Depending upon the country where you adopted, you may need to do a "Readoption" or an Acceptance of Foreign Adoption (domesticating a foreign order/decree). Readoption is a common term used in the adoption community and refers to the process to file your foreign adoption in the state where you reside and have it "accepted" by the state.In the majority of intercountry or international adoptions, parents simply need to file a petition with their appropriate state/county court asking the court to recognize or accept their foreign adoption decree. However, adoptions from some countries actuality (i.e. India and Philippines), actually require a full domestic adoption process (a true readoption) in addition to the foreign order.A full domestic adoption may also be required if the foreign adoption documents are insufficient or your child's immigration status requires it. Again, most foreign adoptions can be easily domesticated (given full credit or acceptance in the U.S) without an additional domestic adoption and we term this an "Acceptance."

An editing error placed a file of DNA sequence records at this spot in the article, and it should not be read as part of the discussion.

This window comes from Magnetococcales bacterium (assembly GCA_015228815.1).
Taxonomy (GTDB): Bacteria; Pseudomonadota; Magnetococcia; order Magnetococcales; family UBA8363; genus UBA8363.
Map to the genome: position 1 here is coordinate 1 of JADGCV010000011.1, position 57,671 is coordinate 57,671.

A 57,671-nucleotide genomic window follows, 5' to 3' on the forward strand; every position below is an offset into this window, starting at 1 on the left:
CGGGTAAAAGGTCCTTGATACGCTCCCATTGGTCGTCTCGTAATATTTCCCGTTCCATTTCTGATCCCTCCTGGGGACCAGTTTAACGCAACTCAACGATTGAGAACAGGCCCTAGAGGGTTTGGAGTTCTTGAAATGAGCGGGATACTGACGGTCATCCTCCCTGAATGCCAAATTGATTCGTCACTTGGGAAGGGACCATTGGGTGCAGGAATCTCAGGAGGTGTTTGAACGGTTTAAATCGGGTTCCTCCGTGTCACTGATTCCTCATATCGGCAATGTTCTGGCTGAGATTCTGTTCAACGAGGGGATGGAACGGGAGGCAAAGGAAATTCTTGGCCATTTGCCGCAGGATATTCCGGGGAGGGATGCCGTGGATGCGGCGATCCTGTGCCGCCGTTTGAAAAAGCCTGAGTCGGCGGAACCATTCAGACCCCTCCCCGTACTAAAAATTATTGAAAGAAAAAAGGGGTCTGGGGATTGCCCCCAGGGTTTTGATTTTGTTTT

Domesticating your foreign decree is a step many parents don't understand and until recently, few adoption agencies rarely informed adopting parents of this final process when they returned with their child.The purpose of domesticating your foreign decree is to provide full protection and rights to your child under not just federal laws, but state probate laws as well. The acceptance or readoption gives full faith and credit to the foreign decree.One of the most important aspects of this process is that the domesticated order you receive from the state will be provided to your state health department to issue a new state birth certificate, which is necessary to prove parentage in Social Security issues (death benefits, etc.) and in inheritance situations. Therefore, this is an important part of protecting and providing for your child should something happen to you or if your child needs proof of parentage (specifically a U.S. Citizen parent). Another important aspect for children brought home on an IR4 visa is that it will provide the sufficient and required documentation for US citizenship. Lastly, with some foreign adoptions, name changes are not incorporated within the foreign documents and the foreign decree does not include the name you want for your child. Therefore, with the acceptance or readoption process, a child's name can be changed as well.